It's a flipping liberty. I'm sitting quietly minding my own business after passing though Kirkdale and some Merseytravel jobsworth in uniform taps me on the shoulder and asks me for my ticket. I show him my "twerly" pensioners' pass and he says, matter of factly, that I am indeed on the train too early and chucks me off at Sandhills. As he's doing so, I'm ashamed to admit that I demanded "do you know who I am?" something I've always had a good go at other so-called stars for saying in the past. He replies as quick as you like: "If you don't know who you are then how the hell do you expect me to know."
Well, I just had to laugh.
After finally getting off at Central, I'm walking down Church Street and starting to understand why I just love this place. The bright autumn sunshine, a fresh wind from the Mersey Bar blowing away the cobwebs of the hangover, the banter of my fellow Liverpudlians, the fantastic architecture and some of the prettiest birds you'd find anywhere in the world.
Truth be told, and forgive the vanity, but I especially like some of the little tributes that have sprung up to me and the lads scattered around the centre. I love that statue of me in Mathew Street but I think the feller who did it made me nose too big. There's old Dooley's Shook the World sculpture which shows how us Scousers are awkward buggers and like to do things differently. And then there's Tommy Steele's Eleanor Rigby which captures perfectly the essence of what made the song so special.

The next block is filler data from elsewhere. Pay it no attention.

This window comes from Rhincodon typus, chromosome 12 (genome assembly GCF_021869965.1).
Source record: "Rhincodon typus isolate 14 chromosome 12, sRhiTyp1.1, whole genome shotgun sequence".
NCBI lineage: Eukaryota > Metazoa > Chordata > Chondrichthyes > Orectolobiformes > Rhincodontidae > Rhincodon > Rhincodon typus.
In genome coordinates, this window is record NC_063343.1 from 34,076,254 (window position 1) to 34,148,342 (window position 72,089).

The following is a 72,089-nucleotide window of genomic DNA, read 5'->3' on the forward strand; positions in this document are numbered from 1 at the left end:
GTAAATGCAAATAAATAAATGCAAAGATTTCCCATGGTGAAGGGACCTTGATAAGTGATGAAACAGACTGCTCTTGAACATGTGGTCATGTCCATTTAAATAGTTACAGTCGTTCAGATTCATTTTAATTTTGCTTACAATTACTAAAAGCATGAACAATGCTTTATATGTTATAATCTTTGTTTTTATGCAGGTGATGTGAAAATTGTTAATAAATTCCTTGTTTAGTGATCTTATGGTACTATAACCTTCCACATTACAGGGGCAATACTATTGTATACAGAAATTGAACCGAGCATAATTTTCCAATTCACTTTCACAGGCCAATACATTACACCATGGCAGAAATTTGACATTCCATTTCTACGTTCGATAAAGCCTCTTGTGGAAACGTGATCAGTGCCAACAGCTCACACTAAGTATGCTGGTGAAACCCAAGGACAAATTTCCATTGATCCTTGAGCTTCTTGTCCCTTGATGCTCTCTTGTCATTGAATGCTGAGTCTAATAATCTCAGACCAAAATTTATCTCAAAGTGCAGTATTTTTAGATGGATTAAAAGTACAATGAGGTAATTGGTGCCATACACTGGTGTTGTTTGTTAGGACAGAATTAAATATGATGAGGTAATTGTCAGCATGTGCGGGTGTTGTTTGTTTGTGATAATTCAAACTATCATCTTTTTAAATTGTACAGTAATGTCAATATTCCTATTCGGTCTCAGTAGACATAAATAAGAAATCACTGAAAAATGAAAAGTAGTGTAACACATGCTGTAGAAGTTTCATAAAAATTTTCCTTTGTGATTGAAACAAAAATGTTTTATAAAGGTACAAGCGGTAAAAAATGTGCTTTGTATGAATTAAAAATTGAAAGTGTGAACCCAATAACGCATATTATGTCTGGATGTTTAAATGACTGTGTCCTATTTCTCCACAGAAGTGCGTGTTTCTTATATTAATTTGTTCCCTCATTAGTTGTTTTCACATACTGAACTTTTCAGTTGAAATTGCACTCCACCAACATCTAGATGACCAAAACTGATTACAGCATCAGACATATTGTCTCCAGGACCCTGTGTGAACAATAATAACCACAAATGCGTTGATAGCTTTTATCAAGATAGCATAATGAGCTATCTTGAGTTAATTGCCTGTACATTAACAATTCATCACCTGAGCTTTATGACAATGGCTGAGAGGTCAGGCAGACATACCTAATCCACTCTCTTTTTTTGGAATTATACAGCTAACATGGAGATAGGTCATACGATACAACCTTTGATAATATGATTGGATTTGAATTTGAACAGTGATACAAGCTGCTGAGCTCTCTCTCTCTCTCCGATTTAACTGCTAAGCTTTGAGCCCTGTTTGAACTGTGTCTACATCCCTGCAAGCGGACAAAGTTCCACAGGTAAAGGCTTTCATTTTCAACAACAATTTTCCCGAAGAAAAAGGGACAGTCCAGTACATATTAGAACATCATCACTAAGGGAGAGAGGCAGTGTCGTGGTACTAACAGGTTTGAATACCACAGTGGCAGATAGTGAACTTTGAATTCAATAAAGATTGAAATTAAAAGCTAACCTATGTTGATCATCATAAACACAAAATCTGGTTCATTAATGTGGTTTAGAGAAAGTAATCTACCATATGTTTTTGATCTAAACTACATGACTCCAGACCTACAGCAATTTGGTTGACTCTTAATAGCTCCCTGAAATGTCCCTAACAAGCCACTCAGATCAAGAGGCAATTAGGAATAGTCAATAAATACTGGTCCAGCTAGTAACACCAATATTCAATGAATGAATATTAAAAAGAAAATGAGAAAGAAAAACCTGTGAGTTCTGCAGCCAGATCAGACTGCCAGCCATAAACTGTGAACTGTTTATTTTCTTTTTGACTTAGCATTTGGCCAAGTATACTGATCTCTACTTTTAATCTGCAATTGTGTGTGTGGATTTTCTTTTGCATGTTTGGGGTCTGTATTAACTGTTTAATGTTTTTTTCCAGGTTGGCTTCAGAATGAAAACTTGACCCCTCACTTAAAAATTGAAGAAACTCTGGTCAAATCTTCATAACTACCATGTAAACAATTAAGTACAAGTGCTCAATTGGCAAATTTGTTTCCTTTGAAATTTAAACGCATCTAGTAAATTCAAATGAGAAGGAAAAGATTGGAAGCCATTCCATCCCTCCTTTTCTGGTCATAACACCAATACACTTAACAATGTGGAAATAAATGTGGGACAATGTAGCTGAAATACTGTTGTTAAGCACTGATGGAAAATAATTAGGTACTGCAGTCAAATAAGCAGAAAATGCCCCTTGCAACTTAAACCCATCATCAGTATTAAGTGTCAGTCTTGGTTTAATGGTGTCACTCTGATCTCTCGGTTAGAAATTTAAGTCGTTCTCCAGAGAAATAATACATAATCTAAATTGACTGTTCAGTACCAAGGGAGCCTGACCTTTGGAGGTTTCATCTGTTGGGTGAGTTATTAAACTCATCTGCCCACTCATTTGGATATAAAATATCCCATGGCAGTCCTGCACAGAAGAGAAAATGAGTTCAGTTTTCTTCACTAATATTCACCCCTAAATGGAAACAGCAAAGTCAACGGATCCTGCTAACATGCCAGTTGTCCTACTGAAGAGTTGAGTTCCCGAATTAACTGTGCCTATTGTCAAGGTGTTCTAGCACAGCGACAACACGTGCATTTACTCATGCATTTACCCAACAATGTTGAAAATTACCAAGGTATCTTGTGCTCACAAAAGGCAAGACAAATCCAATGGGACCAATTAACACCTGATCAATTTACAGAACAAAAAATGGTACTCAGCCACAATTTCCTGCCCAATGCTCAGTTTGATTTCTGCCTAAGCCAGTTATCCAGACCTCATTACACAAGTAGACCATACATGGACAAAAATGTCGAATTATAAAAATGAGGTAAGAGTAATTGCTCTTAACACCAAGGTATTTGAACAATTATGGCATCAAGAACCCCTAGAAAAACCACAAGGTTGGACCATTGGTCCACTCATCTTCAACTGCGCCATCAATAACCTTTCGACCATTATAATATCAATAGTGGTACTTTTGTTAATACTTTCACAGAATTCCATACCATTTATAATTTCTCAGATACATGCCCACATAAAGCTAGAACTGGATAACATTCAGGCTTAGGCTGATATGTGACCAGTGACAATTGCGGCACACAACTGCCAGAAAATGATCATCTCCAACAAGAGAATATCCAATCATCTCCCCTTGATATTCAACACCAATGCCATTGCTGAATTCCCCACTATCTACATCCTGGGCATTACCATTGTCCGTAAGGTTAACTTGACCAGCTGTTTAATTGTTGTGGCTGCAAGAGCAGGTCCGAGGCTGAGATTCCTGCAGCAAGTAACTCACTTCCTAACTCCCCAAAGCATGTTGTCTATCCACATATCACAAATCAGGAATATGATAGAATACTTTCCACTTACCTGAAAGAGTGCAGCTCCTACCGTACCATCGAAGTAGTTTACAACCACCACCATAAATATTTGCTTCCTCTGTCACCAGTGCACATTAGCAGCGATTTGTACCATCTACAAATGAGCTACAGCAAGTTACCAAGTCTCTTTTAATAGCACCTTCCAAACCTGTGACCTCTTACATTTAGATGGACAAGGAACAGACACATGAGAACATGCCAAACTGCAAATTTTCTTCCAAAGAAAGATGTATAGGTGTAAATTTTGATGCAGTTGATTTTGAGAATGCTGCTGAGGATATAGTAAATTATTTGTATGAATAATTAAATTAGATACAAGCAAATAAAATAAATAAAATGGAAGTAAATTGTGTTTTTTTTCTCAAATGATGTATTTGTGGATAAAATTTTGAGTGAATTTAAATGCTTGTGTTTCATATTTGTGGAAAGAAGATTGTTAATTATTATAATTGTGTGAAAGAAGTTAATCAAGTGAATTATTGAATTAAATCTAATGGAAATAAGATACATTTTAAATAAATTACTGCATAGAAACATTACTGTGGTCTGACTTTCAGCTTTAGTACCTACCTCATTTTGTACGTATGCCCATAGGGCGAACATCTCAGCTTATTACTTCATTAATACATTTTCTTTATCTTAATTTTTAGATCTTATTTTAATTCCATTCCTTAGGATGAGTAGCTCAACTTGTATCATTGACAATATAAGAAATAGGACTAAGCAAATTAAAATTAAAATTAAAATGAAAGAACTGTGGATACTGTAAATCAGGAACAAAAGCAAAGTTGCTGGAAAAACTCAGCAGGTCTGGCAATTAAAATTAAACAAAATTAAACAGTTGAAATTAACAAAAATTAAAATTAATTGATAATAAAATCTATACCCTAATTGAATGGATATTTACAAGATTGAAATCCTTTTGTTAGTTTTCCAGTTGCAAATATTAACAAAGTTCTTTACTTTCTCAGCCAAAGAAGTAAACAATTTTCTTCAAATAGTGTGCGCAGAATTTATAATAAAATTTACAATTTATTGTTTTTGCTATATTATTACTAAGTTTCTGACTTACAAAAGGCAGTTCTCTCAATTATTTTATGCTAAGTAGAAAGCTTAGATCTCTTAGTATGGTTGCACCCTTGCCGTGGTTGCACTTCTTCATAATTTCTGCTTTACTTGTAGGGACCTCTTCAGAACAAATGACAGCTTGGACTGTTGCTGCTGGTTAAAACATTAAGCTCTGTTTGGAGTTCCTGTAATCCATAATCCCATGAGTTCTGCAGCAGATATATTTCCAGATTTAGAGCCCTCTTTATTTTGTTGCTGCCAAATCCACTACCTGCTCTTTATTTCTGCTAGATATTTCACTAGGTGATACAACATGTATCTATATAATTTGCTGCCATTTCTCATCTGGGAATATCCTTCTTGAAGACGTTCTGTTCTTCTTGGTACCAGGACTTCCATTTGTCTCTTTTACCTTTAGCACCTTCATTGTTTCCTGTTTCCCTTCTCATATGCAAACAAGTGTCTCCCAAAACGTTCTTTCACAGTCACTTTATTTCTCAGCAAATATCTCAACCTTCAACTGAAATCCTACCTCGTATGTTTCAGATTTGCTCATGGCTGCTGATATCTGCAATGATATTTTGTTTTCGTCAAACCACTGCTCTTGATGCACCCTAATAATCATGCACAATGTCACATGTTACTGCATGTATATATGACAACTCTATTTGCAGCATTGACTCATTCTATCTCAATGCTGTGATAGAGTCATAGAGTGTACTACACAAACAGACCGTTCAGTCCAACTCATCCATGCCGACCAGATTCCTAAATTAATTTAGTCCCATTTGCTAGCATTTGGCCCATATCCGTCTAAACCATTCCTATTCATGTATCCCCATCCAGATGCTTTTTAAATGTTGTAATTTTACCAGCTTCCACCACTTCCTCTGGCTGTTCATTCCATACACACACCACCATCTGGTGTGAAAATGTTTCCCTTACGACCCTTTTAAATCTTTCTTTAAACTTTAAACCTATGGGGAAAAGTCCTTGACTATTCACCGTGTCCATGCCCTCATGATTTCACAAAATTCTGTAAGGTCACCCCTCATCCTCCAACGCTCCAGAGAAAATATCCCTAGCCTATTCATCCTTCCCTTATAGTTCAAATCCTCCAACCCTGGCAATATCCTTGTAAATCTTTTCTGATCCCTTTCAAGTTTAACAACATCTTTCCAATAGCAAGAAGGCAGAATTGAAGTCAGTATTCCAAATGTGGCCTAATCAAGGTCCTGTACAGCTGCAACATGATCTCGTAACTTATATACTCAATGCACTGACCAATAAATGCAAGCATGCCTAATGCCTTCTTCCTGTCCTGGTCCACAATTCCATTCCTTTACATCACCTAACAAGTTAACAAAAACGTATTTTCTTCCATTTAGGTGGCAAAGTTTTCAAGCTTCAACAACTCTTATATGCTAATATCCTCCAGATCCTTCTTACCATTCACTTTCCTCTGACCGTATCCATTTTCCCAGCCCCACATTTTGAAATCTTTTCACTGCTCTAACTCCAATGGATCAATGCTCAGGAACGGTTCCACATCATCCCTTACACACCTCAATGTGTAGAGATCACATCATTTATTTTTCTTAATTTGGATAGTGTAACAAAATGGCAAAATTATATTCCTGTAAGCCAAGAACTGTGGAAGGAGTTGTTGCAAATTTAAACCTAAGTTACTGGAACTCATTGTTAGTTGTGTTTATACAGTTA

My favourite though is the Yellow Submarine. It always used to make me laugh. There's something magical about it too. I remember when it was down by the Baltic Fleet pub by Albert Dock. Two little kids were being told by their Mum and Dad that Ringo lived inside it. So they started knocking on the hull and asking him to come out and play.
So what bright spark decided to move it out to Speke airport? I mean it's very nice they named the place after me but, unless we're flying out to me and Yoko's retirement villa in the Costas, we're hardly likely to visit. I'm so annoyed I'm thinking of writing one of those letters to the editor to complain about it. It's a bloody outrage.
Calmed down a bit now especially after picking up me two-for-one grannies at Specsavers. Bought the Saga rag too which should put Yoko in a better mood cos it's a good piece. It talks about how me and the owld gerl are big fans of Corrie and like nothing better than to go for hand-in-hand walks on Blundellsands beach.
Anyway I'm already feeling a bit chuffed with meself when I walk very carefully down the steps of the Cavern and get the surprise of me life. I can hardly believe what I'm seeing. I thought it would only be a couple of the Cavern lads there but the place is heaving for early darts. And it's full of all my old mates.
Macca's there with his new missus, Ringo as well, plus all the people from the old days including George Martin and Bill Harry. Allan Williams is at the bar too, glugging his first red wine with ice of the day even though his hangover must be three times as bad as mine. And there's dear old Yoko too. She must have sneaked out and got the train after me the crafty mare. "Happy birthday, John!" she says smiling, as everyone spontaneously bursts into a chorus of Yellow Submarine.
I suppose then A Working Class hero is still something to be. Cheers everybody - and thanks..
* THE Cavern, in Mathew Street, is holding a special party to celebrate what would have been John's 65th birthday on Sunday October 9 from 2pm. Admission is free.